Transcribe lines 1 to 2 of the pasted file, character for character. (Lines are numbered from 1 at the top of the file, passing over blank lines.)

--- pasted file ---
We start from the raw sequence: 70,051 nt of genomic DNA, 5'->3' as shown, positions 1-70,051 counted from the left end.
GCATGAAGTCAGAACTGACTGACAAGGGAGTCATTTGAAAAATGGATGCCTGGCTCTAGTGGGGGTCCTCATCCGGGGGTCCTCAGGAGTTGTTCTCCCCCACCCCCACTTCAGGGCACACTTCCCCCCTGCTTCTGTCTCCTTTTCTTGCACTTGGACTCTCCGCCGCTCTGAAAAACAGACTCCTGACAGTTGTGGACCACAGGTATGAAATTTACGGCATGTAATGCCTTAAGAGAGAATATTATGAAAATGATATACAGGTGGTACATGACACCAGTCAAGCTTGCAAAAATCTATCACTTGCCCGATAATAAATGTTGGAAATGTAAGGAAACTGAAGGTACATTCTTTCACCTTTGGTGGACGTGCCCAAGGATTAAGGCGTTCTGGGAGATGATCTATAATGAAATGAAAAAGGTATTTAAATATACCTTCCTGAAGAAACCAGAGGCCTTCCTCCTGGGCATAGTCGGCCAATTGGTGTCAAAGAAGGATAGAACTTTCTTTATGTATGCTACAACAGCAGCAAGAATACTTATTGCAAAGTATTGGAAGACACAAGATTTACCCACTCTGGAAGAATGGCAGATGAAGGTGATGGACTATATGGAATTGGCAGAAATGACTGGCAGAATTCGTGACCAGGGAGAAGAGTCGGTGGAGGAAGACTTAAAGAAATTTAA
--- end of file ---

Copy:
We start from the raw sequence: 70,051 nt of genomic DNA, 5'->3' as shown, positions 1-70,051 counted from the left end.
GCATGAAGTCAGAACTGACTGACAAGGGAGTCATTTGAAAAATGGATGCCTGGCTCTAGTGGGGGTCCTCATCCGGGGGTCCTCAGGAGTTGTTCTCCCCCACCCCCACTTCAGGGCACACTTCCCCCCTGCTTCTGTCTCCTTTTCTTGCACTTGGACTCTCCGCCGCTCTGAAAAACAGACTCCTGACAGTTGTGGACCACAGGTATGAAATTTACGGCATGTAATGCCTTAAGAGAGAATATTATGAAAATGATATACAGGTGGTACATGACACCAGTCAAGCTTGCAAAAATCTATCACTTGCCCGATAATAAATGTTGGAAATGTAAGGAAACTGAAGGTACATTCTTTCACCTTTGGTGGACGTGCCCAAGGATTAAGGCGTTCTGGGAGATGATCTATAATGAAATGAAAAAGGTATTTAAATATACCTTCCTGAAGAAACCAGAGGCCTTCCTCCTGGGCATAGTCGGCCAATTGGTGTCAAAGAAGGATAGAACTTTCTTTATGTATGCTACAACAGCAGCAAGAATACTTATTGCAAAGTATTGGAAGACACAAGATTTACCCACTCTGGAAGAATGGCAGATGAAGGTGATGGACTATATGGAATTGGCAGAAATGACTGGCAGAATTCGTGACCAGGGAGAAGAGTCGGTGGAGGAAGACTTAAAGAAATTTAA